5 Minutes With Prof. Michael Honig

Learn the ins and outs of wireless systems, communications, signal processing and networks

Michael Honig is a professor of electrical engineering and computer science at Northwestern University, where he teaches in the Master of Science in Information Technology (MSIT) program.

Prof. Michael HonigHonig has long had a passion for electrical engineering — he has a B.S. in Electrical Engineering from Stanford and a M.S. and Ph.D. in electrical engineering from the University of California, Berkeley. For more than 20 years, he’s taught Northwestern students about communications, signal processing and networks.

He currently teaches a wireless technologies course in the MSIT program called Fundamentals of Communication Systems that provides an overview of the technical concepts behind mobile, cellular and emerging wireless personal communications services.

Honig took time to talk about his class, his research interests and what he thinks differentiates MSIT from other comparable programs.

How do you describe your research interests to someone with little to no engineering experience?

Most of my work has been on wireless communications and networks, mainly how to generate the signal to be transmitted, how to extract the message at the receiver, and how to coordinate communications among many users in a network. Two of the main challenges are how to deal with signal variations due to mobility and interference. This involves quite a bit of mathematical modeling to describe how the signals are generated and processed (e.g., via different types of algorithms).

What is the biggest concept that you hope students take away from your Fundamentals of Communication Systems course?

I hope they have a broad sense of how and why wireless systems have developed the way they have over the past few decades. This is both from a standards point of view (mainly cellular, WiFi, and Bluetooth) and from a technical point of view, such as the trend to use wider bandwidths and the ways in which interference is controlled.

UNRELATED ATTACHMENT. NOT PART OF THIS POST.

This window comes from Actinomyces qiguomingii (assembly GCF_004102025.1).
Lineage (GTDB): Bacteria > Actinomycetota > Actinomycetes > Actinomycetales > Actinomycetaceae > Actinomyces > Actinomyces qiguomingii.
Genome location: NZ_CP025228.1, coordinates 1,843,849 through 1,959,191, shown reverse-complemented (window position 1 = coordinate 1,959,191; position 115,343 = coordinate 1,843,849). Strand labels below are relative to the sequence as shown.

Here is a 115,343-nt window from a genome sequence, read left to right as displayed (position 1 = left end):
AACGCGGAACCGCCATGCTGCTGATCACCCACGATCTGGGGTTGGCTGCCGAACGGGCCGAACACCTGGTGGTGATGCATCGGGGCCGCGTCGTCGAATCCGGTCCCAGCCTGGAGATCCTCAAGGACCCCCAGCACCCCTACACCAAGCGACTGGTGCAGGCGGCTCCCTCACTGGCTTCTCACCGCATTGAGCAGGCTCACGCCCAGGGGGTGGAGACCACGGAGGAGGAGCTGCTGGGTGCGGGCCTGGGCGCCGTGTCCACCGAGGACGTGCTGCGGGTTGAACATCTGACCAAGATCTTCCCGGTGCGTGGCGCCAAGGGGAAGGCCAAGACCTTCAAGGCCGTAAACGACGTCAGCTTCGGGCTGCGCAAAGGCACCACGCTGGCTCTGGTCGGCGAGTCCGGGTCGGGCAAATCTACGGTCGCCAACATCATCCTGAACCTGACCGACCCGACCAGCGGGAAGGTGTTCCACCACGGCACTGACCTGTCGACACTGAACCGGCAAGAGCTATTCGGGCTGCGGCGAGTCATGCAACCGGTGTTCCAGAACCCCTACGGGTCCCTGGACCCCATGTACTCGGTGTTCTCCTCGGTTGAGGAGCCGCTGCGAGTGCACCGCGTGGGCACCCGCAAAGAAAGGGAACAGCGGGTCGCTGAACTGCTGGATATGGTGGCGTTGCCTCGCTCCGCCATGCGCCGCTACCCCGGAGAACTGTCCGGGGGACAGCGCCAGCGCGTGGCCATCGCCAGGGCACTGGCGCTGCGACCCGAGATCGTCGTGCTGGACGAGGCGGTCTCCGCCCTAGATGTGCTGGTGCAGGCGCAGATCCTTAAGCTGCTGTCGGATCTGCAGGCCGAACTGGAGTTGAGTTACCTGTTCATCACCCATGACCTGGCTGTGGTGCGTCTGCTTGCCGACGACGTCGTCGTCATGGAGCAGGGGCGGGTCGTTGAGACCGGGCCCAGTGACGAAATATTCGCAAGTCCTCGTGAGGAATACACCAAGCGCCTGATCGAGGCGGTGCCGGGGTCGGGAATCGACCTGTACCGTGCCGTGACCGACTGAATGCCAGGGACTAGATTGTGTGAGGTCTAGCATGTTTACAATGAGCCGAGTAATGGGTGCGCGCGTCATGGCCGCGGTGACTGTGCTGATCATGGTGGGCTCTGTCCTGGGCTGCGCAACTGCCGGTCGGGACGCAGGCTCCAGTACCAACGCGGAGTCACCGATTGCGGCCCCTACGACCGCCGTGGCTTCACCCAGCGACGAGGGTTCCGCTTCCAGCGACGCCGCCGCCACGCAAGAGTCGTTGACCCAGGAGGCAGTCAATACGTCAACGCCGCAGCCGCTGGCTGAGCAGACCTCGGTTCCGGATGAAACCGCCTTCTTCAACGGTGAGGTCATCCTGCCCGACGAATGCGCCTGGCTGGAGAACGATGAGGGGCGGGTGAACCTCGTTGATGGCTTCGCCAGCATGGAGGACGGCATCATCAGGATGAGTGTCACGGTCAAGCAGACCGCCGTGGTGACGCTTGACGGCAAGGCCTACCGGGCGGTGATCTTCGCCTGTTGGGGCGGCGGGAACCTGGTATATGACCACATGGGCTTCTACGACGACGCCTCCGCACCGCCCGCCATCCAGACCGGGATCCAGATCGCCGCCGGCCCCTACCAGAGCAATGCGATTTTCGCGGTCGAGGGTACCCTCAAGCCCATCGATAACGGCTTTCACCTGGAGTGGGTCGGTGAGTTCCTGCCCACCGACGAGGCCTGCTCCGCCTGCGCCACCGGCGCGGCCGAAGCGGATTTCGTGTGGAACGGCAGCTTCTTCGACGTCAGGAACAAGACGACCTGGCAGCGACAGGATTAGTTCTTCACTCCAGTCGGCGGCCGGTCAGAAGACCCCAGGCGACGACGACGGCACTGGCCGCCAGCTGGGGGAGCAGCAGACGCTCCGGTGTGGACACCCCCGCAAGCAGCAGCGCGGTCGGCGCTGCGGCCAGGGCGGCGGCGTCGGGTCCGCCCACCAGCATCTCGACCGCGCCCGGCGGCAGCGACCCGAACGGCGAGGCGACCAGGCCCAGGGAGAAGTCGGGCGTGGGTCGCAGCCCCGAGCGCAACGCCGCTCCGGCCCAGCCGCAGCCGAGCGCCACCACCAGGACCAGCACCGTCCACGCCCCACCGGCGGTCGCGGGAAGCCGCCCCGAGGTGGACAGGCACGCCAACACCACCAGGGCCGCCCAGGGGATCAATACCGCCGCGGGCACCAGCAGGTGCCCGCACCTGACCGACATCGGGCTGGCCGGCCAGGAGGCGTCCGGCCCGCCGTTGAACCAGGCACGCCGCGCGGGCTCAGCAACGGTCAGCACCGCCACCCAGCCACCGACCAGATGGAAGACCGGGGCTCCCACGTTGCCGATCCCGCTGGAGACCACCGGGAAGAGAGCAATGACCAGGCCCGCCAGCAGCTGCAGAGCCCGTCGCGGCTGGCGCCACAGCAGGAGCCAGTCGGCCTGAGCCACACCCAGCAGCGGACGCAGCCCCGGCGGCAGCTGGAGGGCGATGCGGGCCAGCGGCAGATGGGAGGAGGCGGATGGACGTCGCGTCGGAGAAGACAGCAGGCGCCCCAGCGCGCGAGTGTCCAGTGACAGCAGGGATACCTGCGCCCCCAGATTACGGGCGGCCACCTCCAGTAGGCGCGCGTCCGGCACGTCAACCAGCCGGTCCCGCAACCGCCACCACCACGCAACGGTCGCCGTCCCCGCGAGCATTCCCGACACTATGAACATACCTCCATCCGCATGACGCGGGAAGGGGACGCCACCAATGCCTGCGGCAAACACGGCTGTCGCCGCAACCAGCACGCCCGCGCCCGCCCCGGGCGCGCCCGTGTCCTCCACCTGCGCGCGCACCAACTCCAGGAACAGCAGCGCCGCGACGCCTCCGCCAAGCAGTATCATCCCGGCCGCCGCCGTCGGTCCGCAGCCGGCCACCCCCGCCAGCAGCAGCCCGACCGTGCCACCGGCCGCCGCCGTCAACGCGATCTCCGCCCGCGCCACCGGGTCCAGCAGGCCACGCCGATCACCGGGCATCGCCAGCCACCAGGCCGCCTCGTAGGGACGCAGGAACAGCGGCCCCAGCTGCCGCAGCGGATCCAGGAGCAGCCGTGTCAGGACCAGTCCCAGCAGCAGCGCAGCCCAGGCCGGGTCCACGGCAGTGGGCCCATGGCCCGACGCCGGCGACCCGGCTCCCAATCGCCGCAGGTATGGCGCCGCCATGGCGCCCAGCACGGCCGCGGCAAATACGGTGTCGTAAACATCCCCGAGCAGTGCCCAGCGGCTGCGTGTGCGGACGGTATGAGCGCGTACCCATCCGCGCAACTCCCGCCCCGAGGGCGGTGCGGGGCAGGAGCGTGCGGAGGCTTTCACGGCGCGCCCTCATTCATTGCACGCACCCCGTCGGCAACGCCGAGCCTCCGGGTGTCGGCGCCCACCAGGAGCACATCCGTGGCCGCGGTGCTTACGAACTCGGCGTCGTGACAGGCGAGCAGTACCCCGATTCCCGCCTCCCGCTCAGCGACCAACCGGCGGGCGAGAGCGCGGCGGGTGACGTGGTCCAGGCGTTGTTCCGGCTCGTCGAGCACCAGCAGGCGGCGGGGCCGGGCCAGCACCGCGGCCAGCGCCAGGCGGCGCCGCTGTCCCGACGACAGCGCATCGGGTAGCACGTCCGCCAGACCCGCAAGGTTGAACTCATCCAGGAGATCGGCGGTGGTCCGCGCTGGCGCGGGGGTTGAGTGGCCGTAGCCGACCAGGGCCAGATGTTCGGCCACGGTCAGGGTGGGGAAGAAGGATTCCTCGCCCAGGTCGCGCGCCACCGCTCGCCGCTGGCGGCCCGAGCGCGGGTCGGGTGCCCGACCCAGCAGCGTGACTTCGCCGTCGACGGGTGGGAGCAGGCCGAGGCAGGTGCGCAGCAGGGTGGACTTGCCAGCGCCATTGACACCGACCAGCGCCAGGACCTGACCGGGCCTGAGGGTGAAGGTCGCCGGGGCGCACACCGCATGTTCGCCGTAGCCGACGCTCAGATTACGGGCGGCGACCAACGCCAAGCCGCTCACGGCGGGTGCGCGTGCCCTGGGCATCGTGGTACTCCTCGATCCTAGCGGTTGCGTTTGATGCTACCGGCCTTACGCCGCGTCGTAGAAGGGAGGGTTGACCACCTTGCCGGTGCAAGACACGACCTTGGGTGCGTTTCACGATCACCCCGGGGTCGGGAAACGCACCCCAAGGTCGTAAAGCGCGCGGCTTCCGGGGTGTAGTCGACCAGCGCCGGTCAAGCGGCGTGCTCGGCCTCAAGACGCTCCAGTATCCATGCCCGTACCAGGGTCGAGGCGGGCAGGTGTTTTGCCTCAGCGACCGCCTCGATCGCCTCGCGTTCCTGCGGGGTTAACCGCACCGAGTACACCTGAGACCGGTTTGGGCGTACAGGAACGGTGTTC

What is one thing that you think would surprise the general public about wireless communications?

It's complicated! Or, at least the degree of complication may surprise most people that have not looked into this. There are hundreds of thousands of patents in a cell phone. The signal processing, coding and decoding algorithms, and computing capabilities of a smartphone today have taken decades of fundamental research to develop. In fact, it took about 50 years to invent and develop the coding and decoding methods used in smartphones today, which come very close to fundamental performance limits set by Claude Shannon in the 1940's — an intellectual achievement that is perhaps under appreciated by the general public. That’s not to mention what goes on in the core of the network to manage the deluge of traffic generated by these devices.

Another thing that would likely surprise people is that Hedi Lamarr, the 1930's movie star, has one of the first patents on frequency hopping, although that may not be such a surprise anymore given the Netflix documentary on her that came out last year.

What do you enjoy most about being involved with MSIT?

The students are generally highly motivated, engaged and genuinely interested in the curriculum. That is what makes teaching fun. I also enjoy the chance to learn from the students — they have a wide breadth of backgrounds, experience and perspectives, which makes teaching both challenging and stimulating.

How do you think the MSIT program differentiates itself from other competitor programs?

I have always seen MSIT as unique in the way technical material is presented and the mix of technical and management material in the curriculum. Roughly speaking, MSIT falls in between a graduate engineering program and an MBA. Whereas a graduate engineering program is targeted towards design and development, in MSIT, technical material is presented at a level that does not sacrifice basic concepts, but is more appropriate for those not directly involved in engineering design and development, such as IT managers. Also, the emphasis of the program is more toward the technical side than the management side, distinguishing it from an MBA.